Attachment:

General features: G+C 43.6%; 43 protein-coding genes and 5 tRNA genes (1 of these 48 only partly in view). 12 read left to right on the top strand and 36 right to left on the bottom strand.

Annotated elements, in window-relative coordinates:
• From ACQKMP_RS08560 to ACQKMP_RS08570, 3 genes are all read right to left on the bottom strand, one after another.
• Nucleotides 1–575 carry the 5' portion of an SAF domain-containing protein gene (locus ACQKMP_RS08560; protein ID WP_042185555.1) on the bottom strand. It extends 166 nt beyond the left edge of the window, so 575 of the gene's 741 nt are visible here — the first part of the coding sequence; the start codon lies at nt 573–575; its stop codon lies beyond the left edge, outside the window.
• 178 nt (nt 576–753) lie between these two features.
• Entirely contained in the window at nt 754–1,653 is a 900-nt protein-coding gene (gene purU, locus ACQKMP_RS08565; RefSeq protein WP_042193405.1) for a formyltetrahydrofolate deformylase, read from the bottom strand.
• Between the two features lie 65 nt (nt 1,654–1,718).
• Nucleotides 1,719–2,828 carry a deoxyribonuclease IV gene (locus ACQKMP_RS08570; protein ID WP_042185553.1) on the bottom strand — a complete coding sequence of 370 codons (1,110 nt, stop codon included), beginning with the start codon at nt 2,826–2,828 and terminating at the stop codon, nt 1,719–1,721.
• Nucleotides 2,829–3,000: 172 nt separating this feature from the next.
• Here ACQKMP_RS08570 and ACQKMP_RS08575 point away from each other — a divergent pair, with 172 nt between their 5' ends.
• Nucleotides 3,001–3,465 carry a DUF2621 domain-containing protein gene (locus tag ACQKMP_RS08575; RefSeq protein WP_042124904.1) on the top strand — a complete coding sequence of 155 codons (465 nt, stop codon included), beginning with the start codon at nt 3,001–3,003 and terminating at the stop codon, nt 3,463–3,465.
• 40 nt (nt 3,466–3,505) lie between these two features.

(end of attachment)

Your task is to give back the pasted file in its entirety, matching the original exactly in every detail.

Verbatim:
General features: G+C 43.6%; 43 protein-coding genes and 5 tRNA genes (1 of these 48 only partly in view). 12 read left to right on the top strand and 36 right to left on the bottom strand.

Annotated elements, in window-relative coordinates:
• From ACQKMP_RS08560 to ACQKMP_RS08570, 3 genes are all read right to left on the bottom strand, one after another.
• Nucleotides 1–575 carry the 5' portion of an SAF domain-containing protein gene (locus ACQKMP_RS08560; protein ID WP_042185555.1) on the bottom strand. It extends 166 nt beyond the left edge of the window, so 575 of the gene's 741 nt are visible here — the first part of the coding sequence; the start codon lies at nt 573–575; its stop codon lies beyond the left edge, outside the window.
• 178 nt (nt 576–753) lie between these two features.
• Entirely contained in the window at nt 754–1,653 is a 900-nt protein-coding gene (gene purU, locus ACQKMP_RS08565; RefSeq protein WP_042193405.1) for a formyltetrahydrofolate deformylase, read from the bottom strand.
• Between the two features lie 65 nt (nt 1,654–1,718).
• Nucleotides 1,719–2,828 carry a deoxyribonuclease IV gene (locus ACQKMP_RS08570; protein ID WP_042185553.1) on the bottom strand — a complete coding sequence of 370 codons (1,110 nt, stop codon included), beginning with the start codon at nt 2,826–2,828 and terminating at the stop codon, nt 1,719–1,721.
• Nucleotides 2,829–3,000: 172 nt separating this feature from the next.
• Here ACQKMP_RS08570 and ACQKMP_RS08575 point away from each other — a divergent pair, with 172 nt between their 5' ends.
• Nucleotides 3,001–3,465 carry a DUF2621 domain-containing protein gene (locus tag ACQKMP_RS08575; RefSeq protein WP_042124904.1) on the top strand — a complete coding sequence of 155 codons (465 nt, stop codon included), beginning with the start codon at nt 3,001–3,003 and terminating at the stop codon, nt 3,463–3,465.
• 40 nt (nt 3,466–3,505) lie between these two features.